Idaho voters approved a constitutional ban on gay marriage Tuesday, and rejected a proposition that would have limited the power of local governments to make land-use decisions.

With 25 percent of 952 precincts reporting, more than 66 percent of Idaho voters were in favor of the amendment, which not only bans gay marriage but also any domestic unions outside of traditional marriages.

Andrew Yoder, the campaign manager for Idaho Votes No, a group opposing the amendment, said he was not surprised by the results.

"It was always very clear that this was going to be a real uphill battle — in some sense, experts could have called the race six months ago," Yoder said. "But I believe there are a significant number of people in Idaho who have seen the way amendments such as this one create harm and are overreaching. This is the start of continuing work for a change that we believe in."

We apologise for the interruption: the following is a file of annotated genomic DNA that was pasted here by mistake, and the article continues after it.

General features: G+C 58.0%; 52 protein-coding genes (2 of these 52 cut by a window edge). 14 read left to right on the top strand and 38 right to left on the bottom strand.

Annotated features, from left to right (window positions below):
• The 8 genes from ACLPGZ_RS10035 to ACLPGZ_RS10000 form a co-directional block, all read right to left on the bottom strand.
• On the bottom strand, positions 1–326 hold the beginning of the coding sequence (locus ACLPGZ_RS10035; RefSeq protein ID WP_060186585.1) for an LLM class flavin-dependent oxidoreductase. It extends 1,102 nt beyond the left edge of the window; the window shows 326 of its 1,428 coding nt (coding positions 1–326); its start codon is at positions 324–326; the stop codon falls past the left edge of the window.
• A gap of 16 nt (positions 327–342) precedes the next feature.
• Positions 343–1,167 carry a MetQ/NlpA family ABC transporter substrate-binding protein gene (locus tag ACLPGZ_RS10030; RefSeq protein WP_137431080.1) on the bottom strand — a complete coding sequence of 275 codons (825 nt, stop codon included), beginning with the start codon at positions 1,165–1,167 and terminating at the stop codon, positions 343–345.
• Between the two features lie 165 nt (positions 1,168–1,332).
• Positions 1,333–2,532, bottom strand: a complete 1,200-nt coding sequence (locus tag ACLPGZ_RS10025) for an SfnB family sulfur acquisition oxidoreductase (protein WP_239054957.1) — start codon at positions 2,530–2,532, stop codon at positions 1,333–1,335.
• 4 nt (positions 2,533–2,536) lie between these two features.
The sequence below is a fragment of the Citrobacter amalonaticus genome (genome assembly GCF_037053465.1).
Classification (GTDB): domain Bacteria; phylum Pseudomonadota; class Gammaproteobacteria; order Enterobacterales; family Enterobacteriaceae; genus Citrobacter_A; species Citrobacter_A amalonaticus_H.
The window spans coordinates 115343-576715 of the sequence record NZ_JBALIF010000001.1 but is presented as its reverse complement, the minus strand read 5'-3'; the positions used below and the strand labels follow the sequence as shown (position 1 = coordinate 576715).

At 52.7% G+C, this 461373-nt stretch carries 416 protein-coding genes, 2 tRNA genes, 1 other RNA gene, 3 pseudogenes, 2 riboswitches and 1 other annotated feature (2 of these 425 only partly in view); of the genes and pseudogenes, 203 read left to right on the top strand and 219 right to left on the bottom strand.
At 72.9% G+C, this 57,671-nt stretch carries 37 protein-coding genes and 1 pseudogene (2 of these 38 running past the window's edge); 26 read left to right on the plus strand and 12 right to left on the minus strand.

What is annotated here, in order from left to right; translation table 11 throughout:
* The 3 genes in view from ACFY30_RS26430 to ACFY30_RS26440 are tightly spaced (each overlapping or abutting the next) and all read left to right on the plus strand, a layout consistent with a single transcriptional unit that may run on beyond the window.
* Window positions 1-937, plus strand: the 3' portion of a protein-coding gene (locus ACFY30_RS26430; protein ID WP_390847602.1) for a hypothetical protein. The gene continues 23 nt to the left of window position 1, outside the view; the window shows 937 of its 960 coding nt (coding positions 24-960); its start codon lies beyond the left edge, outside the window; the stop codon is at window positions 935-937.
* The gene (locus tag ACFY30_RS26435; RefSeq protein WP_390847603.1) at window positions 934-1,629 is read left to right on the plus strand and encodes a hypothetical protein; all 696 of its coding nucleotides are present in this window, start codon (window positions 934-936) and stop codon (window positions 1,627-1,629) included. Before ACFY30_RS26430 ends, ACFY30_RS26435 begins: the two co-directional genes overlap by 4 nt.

Bryan Fischer, the executive director for Idaho Values Alliance, which made the push to get the measure on the ballot, said the results were "good news for Idaho's families and children."

"I just think nationwide Americans recognize that marriage and the family represent the cornerstone of our civilization and we shouldn't be conducting mass social experiments," Fischer said.

Proposition 2, which pitted private property rights against the power of local governments to make land-use decisions, lost with more than 76 percent of voters casting no votes in early returns. With 221 out of 952 precincts reporting, only about 23 percent of voters were in favor of the proposal.

The race was closer on Proposition 1, which called on lawmakers to increase school spending by $219 million a year. Just over 56 percent of voters were against the plan, and nearly 44 percent were for it.

More than 59 percent of voters were in favor of a constitutional amendment designed to limit the use of money from the state's settlement with big tobacco companies to health-related purposes.